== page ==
Body Image Research

Psychiatry_Psychology2.jpgBack in September, Sudip Ghosh offered a review at Brain Blogger of a new book on anorexia, Perfect Girls, Starving Daughters.

One of the many aspects of the complex problem of eating disorders is body image. It was informative, then to come across an article summarizing a wide variety of research findings on body image. I’ve picked out a few of the more interesting and perhaps less well-known ones:

* In court, “attractive” people (whatever that means) have distinct advantages in our society. They are found guilty less often and when found guilty, receive less severe sentences.

* While concern with appearance is not just part of modern Western culture, there is a difference in degree of concern. With advances in technology and the rise of the mass media, normal considerations regarding our looks have turned to obsessions. Standards of “beauty” are becoming harder and harder to attain, particularly for women. The current media ideal of thinness for women is achievable by less than 5% of the female population.

* Reactions to mirror reflections vary according to species, age, gender, ethnic group, mood, sexual orientation, marital status, childhood experiences, menstrual cycle, whether a person has an eating disorder, what they’ve been watching on TV, what magazines they’ve been reading, where they shop, whether they take part in sports and whether they are pregnant, and even what they’ve had for lunch.

* If you were a mouse, a cat or a dog, you wouldn’t realize that the image was a reflection of yourself. Most animals think they are face to face with another member of their species. The great apes are an exception — chimps, gorillas, orangutans, and the naked apes (humans) are capable of recognizing themselves in the mirror.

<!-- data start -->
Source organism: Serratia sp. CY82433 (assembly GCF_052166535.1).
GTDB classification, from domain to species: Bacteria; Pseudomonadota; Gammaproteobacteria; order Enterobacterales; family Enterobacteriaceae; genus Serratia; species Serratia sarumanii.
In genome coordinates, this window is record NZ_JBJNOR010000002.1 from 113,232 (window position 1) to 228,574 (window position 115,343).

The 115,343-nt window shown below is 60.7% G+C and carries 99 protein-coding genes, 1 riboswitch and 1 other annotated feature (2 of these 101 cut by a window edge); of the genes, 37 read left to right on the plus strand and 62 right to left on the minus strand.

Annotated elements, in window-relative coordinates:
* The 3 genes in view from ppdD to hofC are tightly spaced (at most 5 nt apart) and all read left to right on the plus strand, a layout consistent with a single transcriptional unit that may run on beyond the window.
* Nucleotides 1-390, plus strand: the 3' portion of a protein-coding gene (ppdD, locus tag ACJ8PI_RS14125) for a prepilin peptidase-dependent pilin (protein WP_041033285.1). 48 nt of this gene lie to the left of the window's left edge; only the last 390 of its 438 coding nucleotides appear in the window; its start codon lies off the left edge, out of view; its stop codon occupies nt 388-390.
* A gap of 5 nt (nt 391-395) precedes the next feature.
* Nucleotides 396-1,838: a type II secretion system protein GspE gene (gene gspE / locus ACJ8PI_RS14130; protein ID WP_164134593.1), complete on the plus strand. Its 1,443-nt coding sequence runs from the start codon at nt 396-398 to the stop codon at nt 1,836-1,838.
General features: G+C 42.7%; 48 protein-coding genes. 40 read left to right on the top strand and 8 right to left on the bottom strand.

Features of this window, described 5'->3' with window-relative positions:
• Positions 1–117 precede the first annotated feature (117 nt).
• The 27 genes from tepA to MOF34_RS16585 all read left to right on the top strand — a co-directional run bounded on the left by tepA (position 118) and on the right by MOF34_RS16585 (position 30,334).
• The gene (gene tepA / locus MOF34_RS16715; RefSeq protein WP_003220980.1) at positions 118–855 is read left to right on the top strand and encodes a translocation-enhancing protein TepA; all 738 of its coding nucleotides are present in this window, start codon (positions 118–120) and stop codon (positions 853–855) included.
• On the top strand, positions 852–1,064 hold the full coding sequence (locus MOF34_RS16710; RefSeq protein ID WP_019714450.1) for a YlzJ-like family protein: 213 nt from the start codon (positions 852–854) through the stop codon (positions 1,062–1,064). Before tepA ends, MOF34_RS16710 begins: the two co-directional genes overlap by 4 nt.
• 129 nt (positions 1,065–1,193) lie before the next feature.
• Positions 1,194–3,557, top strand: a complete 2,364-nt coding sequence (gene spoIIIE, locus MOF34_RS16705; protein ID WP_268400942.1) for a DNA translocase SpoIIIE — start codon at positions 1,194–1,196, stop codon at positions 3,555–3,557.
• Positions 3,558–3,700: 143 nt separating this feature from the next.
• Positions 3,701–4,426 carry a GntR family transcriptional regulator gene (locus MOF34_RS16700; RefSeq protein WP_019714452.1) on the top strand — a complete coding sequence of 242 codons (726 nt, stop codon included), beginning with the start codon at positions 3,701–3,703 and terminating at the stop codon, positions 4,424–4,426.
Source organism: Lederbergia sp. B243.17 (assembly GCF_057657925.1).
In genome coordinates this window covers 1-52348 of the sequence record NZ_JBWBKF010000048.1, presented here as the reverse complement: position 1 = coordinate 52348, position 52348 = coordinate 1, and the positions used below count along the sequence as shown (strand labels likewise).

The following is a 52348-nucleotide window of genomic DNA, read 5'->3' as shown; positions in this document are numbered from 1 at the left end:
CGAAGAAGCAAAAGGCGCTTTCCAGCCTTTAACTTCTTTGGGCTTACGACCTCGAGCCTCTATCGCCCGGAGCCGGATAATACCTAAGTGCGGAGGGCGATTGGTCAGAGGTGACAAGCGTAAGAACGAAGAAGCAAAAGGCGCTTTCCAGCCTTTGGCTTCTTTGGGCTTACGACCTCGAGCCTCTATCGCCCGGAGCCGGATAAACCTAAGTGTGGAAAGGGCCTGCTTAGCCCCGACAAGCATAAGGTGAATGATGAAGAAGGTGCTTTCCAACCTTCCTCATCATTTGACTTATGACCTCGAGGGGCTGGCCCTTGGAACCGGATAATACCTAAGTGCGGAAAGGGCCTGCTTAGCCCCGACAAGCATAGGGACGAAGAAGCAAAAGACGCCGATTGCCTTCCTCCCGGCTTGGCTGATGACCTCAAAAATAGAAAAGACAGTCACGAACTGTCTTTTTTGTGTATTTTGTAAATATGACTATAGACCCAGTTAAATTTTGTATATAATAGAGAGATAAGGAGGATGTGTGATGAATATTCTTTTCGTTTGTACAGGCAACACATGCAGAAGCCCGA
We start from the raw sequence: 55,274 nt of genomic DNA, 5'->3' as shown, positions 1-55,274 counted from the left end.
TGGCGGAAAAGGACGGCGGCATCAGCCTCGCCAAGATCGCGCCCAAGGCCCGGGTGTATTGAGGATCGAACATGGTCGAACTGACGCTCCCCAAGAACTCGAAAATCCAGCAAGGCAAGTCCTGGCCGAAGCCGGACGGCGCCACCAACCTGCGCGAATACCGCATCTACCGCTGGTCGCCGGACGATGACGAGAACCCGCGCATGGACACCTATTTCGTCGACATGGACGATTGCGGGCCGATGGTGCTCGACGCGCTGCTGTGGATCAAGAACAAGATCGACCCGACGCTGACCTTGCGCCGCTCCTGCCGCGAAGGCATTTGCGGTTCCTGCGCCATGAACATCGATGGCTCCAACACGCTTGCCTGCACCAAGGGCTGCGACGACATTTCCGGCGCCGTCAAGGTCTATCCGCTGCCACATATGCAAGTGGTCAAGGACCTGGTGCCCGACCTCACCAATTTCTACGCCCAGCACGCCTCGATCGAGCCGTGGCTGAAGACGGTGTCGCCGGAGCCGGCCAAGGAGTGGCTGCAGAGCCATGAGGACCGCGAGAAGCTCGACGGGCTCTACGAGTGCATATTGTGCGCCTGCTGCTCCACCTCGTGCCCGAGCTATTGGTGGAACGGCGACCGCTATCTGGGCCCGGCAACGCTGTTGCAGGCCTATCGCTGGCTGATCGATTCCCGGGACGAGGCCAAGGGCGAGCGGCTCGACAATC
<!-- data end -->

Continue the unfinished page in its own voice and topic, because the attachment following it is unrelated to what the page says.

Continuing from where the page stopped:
* However, other great apes use mirrors to groom themselves, pick food out of their teeth and make faces at themselves for entertainment. But I’d be interested so know whether they also use mirrors to criticize themselves, like we do? It would be interesting to follow up on that.

* Female dissatisfaction with appearance and poor body-image begin at a very early age. Human infants begin to recognize themselves in mirrors at about 2 years of age. Girls can start disliking what they see only a few years later. In one US survey, 81% of ten-year-old girls had already dieted at least once.

* The main focus of dissatisfaction for most women looking in the mirror is the size and shape of their bodies, particularly their hips, waists and thighs. Men unhappy with their bodies focus on height, stomachs, chests and hair loss (and penis size, according to this study).

* Black women with high self-esteem and a strong sense of racial identity rated themselves more attractive than pictures of supposedly ‘beautiful’ Caucasian fashion models.

* People become significantly more dissatisfied with their own appearance after being shown TV ads featuring exceptionally slim and beautiful people or reading fashion magazines.

* Those who suffer from extreme body-image disturbance (body dysmorphic disorder) report a lack of holding and hugging as children.

* When in the pre-menstrual phase of their cycle, women experience higher levels of body-dissatisfaction than at other times.

* The mental well-being of obese women can be worse to than that of the chronically ill or even severely disabled. These problems are not caused by obesity itself — in cultures without fat-phobia or where fat is admired, obese people show no signs of these effects — but by social pressure and the association of beauty with thinness.

Isabella Mori

Isabella Mori is a psychotherapist in private practice in Vancouver. She has been working in the field of mental health, counseling, psychotherapy and movement therapy for 18 years.
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